If your business invests in innovation, the costs of research and development may well be eligible for a tax credit. The Research and Development Tax Credit can be claimed by any type of company in any industry as long as it has carried out qualifying activities.
Research and Development in Ireland
The international indicator used to measure R&D carried out in a country is “gross domestic expenditure on R&D” (GERD), which is expressed as a percentage of GDP. GERD includes all expenditure on R&D by businesses, higher-education institutions, government, and non-profits. GERD in Ireland in 2017 (latest figures) was 1.05% of GDP, but the government’s goal is a 2.5% (approximately 2% of GDP) spend by 2020. We need more small companies innovating sooner to ensure Ireland has a growing, exporting, indigenous enterprise base.
This particular tax credit goes back to the Taxes Consolidation Acts of 1997 but, for a variety of reasons, the R&D tax credit is underclaimed in Ireland. This may be because companies aren’t aware it exists or because the process is fairly complicated and the definition of research and development, in this case, is quite broad.
The basics of the tax credit
The R&D tax credit is administered by Revenue. Irish companies can claim for qualifying research and development activities in Ireland or within the European Economic Area. Qualifying R&D expenditure generates a 25% tax credit for offset against corporation taxes in addition to a tax reduction at 12.5%. This means that companies undertaking qualifying R&D can claim a total refund from the Revenue of €37.50 for every €100 of R&D expenditure.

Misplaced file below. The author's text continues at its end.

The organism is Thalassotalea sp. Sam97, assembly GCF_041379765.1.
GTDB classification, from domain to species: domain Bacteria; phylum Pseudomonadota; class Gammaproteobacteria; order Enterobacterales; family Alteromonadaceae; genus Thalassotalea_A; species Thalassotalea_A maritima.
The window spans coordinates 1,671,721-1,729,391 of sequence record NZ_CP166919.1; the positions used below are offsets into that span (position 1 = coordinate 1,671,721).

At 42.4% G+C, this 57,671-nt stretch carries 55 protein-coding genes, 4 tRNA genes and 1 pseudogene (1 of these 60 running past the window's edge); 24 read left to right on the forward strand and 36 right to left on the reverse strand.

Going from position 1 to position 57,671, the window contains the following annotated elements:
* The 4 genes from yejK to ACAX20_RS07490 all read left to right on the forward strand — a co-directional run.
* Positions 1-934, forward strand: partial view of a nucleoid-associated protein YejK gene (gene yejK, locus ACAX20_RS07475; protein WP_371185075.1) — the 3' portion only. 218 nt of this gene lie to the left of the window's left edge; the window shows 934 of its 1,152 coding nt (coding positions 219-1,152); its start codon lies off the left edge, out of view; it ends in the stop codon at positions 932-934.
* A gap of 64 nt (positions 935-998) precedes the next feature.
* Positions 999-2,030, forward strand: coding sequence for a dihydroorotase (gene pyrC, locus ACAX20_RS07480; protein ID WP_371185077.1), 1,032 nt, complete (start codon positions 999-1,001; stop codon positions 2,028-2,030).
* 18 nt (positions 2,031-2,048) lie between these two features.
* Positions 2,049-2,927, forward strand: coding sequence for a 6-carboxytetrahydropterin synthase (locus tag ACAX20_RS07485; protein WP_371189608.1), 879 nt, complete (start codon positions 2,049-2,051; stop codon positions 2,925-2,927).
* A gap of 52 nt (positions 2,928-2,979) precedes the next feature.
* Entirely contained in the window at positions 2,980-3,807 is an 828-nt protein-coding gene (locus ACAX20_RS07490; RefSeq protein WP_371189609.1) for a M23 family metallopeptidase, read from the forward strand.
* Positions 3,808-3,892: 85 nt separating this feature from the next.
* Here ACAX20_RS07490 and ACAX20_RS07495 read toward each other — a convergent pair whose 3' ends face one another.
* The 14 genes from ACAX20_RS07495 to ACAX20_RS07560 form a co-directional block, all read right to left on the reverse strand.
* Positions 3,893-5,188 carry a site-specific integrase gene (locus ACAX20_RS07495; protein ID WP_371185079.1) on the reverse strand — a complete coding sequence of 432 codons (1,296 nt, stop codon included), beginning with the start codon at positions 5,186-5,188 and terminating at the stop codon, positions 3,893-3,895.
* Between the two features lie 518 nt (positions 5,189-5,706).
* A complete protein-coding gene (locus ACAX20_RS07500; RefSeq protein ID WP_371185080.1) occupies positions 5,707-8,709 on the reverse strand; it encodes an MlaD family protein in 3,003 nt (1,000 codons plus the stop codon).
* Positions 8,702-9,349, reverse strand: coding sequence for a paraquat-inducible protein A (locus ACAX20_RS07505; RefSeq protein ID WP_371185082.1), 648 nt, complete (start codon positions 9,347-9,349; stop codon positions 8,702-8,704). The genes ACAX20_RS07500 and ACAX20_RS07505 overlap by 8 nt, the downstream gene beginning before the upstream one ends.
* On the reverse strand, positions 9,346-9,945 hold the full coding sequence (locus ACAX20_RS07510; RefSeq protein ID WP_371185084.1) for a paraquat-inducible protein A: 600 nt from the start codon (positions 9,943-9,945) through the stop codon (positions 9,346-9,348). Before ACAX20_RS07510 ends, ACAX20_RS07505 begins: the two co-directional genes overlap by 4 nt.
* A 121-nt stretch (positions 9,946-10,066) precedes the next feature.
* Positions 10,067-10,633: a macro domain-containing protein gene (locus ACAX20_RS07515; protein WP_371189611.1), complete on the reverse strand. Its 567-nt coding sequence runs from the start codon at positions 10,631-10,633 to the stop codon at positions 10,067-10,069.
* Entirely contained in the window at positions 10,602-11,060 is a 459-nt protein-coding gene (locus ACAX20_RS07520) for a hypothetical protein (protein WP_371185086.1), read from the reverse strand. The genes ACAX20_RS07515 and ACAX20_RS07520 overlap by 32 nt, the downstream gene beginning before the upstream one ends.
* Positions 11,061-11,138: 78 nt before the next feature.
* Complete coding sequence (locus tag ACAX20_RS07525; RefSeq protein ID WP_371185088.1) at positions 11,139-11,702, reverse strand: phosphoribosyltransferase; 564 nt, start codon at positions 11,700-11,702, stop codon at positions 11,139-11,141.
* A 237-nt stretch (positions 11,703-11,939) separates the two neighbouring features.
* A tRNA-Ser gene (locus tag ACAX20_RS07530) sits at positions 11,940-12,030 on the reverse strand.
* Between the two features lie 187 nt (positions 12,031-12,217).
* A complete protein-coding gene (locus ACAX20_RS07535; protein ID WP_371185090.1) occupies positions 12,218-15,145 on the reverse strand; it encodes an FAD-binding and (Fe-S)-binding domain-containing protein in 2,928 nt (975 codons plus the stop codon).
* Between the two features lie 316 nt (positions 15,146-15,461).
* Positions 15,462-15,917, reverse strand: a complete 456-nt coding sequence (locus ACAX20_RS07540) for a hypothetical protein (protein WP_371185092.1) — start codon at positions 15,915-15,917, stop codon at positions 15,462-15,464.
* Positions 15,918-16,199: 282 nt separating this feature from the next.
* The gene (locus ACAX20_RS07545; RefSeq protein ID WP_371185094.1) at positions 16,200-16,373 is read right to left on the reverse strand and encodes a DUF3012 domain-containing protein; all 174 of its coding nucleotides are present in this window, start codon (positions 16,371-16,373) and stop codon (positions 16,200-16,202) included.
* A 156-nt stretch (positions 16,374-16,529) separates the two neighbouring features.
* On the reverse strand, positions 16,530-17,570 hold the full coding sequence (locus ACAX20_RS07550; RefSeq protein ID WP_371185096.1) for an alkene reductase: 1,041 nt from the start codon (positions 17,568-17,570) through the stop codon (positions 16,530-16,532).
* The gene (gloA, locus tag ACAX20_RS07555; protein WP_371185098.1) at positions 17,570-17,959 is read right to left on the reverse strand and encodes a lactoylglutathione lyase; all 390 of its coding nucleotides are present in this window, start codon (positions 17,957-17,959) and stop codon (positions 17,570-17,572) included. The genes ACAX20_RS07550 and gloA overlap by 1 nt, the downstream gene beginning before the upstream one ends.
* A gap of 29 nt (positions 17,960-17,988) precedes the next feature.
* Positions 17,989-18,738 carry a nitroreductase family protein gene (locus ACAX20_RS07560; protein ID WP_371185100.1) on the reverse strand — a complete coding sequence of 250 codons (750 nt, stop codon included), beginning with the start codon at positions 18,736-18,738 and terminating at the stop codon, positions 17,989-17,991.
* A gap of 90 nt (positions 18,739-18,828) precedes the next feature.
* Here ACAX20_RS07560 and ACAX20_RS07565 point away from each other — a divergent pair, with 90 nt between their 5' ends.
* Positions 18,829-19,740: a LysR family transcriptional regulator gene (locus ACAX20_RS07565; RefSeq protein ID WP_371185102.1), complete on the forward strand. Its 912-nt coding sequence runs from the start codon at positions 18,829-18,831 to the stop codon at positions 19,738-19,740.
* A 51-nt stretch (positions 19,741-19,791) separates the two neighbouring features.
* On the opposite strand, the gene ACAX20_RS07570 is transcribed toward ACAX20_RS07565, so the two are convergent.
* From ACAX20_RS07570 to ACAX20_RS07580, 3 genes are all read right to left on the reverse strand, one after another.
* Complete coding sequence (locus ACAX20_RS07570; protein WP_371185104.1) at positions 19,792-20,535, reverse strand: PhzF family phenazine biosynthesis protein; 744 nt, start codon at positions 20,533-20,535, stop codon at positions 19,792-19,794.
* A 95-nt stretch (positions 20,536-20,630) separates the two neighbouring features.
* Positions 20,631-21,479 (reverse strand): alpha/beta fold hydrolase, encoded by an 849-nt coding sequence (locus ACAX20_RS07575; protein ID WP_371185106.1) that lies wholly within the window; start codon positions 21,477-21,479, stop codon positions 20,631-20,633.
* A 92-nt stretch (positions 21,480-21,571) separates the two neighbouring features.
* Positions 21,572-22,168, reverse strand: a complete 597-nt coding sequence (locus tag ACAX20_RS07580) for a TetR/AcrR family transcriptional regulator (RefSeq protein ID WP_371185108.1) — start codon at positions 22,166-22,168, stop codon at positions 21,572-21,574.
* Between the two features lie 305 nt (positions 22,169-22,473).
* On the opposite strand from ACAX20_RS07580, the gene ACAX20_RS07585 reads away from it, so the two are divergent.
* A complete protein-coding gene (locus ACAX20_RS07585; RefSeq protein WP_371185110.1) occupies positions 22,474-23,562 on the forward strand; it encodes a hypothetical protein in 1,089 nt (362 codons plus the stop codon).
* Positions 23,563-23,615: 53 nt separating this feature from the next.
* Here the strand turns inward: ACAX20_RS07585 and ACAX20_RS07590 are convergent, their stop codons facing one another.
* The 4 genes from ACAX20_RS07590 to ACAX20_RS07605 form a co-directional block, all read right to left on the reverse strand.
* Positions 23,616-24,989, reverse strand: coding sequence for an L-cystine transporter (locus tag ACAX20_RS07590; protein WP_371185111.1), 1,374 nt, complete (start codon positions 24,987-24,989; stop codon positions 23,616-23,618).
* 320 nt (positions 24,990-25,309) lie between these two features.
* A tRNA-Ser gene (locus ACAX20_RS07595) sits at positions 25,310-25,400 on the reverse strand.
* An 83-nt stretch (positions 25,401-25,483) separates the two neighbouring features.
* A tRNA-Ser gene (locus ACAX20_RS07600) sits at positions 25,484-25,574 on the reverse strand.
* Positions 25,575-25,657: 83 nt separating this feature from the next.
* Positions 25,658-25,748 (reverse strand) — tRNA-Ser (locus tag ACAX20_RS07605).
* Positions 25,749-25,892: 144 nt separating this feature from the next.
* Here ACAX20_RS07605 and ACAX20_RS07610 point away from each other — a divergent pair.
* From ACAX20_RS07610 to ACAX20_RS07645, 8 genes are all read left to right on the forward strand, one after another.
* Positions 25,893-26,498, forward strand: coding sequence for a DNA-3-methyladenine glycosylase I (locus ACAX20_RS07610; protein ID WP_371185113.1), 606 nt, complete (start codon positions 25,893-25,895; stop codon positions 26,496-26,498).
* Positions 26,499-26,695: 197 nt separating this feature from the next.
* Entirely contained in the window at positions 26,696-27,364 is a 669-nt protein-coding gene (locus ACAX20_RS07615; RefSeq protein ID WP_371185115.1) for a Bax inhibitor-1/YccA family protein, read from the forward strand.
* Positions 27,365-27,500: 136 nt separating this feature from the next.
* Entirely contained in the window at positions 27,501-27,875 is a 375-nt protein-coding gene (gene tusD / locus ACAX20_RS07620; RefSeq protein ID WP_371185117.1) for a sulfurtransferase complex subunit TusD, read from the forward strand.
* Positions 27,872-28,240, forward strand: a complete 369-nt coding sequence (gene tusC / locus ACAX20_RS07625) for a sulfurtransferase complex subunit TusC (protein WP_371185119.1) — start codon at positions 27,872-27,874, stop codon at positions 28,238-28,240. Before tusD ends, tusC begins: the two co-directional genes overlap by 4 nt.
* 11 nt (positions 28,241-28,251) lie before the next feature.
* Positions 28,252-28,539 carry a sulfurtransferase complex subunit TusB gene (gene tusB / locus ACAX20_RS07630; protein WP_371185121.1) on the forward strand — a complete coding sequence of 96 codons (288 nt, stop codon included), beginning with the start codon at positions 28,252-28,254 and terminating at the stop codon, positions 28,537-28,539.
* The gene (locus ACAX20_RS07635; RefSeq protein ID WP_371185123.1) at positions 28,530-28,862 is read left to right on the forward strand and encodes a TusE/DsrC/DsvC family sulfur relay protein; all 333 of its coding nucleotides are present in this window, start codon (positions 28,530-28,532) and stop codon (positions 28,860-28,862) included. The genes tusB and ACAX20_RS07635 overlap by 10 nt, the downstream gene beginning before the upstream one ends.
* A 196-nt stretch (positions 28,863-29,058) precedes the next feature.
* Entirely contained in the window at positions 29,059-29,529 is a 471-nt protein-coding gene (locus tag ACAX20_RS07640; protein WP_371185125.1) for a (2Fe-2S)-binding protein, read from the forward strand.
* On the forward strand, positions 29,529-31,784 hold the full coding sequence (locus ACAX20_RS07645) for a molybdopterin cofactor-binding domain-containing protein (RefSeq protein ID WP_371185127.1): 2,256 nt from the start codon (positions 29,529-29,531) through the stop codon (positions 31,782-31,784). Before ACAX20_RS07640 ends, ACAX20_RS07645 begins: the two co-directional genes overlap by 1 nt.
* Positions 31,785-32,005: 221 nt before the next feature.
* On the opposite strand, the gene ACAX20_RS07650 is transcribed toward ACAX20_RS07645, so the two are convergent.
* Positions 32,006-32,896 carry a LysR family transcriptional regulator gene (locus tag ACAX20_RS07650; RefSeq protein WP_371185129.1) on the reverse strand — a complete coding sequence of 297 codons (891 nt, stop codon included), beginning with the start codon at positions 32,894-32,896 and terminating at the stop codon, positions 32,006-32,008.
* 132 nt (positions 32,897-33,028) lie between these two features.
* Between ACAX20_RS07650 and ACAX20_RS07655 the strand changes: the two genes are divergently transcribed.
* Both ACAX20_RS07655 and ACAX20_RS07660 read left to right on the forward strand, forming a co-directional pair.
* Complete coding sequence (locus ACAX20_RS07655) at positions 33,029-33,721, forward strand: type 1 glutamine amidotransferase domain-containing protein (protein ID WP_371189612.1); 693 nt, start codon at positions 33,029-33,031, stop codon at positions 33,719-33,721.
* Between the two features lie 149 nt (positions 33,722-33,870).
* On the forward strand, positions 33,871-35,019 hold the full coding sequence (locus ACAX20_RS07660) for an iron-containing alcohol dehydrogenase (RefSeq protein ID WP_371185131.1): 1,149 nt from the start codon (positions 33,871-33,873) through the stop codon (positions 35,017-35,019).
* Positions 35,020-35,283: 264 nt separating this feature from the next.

The tax credit can be offset against the current year’s or immediate prior year’s corporation tax liability and is in addition to the corporate tax deduction that is otherwise available for the expenditure. Claims for R&D tax credits must be made within twelve months from the end of the accounting period in which the R&D expenditure was undertaken.
If a company doesn’t have a tax liability in the current or immediate prior period, it can claim a repayment in cash of R&D tax credits in three equal instalments over a three-year cycle. The refund is limited to the greater of either the corporation tax payable by the company in the preceding 10 years or the payroll liabilities for the period in which the relevant R&D expenditure is undertaken. Otherwise, you could carry the refund forward until you do have a corporation tax liability.
Qualifying R&D expenditure generates a 25% tax credit for offset against corporation taxes in addition to a tax reduction at 12.5%. This means that companies undertaking qualifying R&D can claim a total refund from the Revenue of €37.50 for every €100 of R&D expenditure.
Getting help with an R&D Tax Claim
As mentioned, the process of claiming is quite complex. Because a scientific or technical expert is needed to verify the claim, we don’t manage these projects on behalf of our clients. Instead, we have partnered with RDP Associates, a specialist in this area. RDP Associates operates in Canada, the USA, the UK, the Netherlands, Germany, and Ireland. With three decades of experience under their belt, they have the expertise, experience, and methodology to really deliver for their clients – with approximately €350 million worth of claims made to date.